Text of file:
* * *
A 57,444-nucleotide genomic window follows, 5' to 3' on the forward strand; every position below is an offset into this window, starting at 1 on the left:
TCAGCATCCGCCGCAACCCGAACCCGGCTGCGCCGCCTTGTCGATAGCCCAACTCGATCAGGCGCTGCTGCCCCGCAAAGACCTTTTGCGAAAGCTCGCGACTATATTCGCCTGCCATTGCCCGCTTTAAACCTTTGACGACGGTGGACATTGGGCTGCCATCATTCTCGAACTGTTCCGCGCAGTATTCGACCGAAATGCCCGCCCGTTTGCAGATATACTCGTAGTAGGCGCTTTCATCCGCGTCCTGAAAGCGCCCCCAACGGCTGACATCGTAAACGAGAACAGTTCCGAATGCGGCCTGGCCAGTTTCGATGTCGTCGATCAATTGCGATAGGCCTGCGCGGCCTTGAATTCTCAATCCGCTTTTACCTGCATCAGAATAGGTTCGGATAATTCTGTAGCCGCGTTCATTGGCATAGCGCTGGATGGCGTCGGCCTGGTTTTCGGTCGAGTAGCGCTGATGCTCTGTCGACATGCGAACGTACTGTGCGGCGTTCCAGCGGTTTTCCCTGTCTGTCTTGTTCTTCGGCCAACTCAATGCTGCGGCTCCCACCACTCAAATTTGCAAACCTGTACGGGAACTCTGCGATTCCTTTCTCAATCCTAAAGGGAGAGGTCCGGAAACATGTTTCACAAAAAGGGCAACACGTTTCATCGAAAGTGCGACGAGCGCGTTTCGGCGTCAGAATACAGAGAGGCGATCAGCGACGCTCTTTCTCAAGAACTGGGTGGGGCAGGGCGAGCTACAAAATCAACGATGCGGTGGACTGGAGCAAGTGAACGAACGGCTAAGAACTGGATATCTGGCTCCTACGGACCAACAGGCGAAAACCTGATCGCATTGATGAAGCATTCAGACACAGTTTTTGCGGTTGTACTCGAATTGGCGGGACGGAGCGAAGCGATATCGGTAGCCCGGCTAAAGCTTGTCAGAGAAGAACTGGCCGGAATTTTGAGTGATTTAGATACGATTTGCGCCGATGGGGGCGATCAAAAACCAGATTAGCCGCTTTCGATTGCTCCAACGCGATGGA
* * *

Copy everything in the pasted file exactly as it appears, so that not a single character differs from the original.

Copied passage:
A 57,444-nucleotide genomic window follows, 5' to 3' on the forward strand; every position below is an offset into this window, starting at 1 on the left:
TCAGCATCCGCCGCAACCCGAACCCGGCTGCGCCGCCTTGTCGATAGCCCAACTCGATCAGGCGCTGCTGCCCCGCAAAGACCTTTTGCGAAAGCTCGCGACTATATTCGCCTGCCATTGCCCGCTTTAAACCTTTGACGACGGTGGACATTGGGCTGCCATCATTCTCGAACTGTTCCGCGCAGTATTCGACCGAAATGCCCGCCCGTTTGCAGATATACTCGTAGTAGGCGCTTTCATCCGCGTCCTGAAAGCGCCCCCAACGGCTGACATCGTAAACGAGAACAGTTCCGAATGCGGCCTGGCCAGTTTCGATGTCGTCGATCAATTGCGATAGGCCTGCGCGGCCTTGAATTCTCAATCCGCTTTTACCTGCATCAGAATAGGTTCGGATAATTCTGTAGCCGCGTTCATTGGCATAGCGCTGGATGGCGTCGGCCTGGTTTTCGGTCGAGTAGCGCTGATGCTCTGTCGACATGCGAACGTACTGTGCGGCGTTCCAGCGGTTTTCCCTGTCTGTCTTGTTCTTCGGCCAACTCAATGCTGCGGCTCCCACCACTCAAATTTGCAAACCTGTACGGGAACTCTGCGATTCCTTTCTCAATCCTAAAGGGAGAGGTCCGGAAACATGTTTCACAAAAAGGGCAACACGTTTCATCGAAAGTGCGACGAGCGCGTTTCGGCGTCAGAATACAGAGAGGCGATCAGCGACGCTCTTTCTCAAGAACTGGGTGGGGCAGGGCGAGCTACAAAATCAACGATGCGGTGGACTGGAGCAAGTGAACGAACGGCTAAGAACTGGATATCTGGCTCCTACGGACCAACAGGCGAAAACCTGATCGCATTGATGAAGCATTCAGACACAGTTTTTGCGGTTGTACTCGAATTGGCGGGACGGAGCGAAGCGATATCGGTAGCCCGGCTAAAGCTTGTCAGAGAAGAACTGGCCGGAATTTTGAGTGATTTAGATACGATTTGCGCCGATGGGGGCGATCAAAAACCAGATTAGCCGCTTTCGATTGCTCCAACGCGATGGA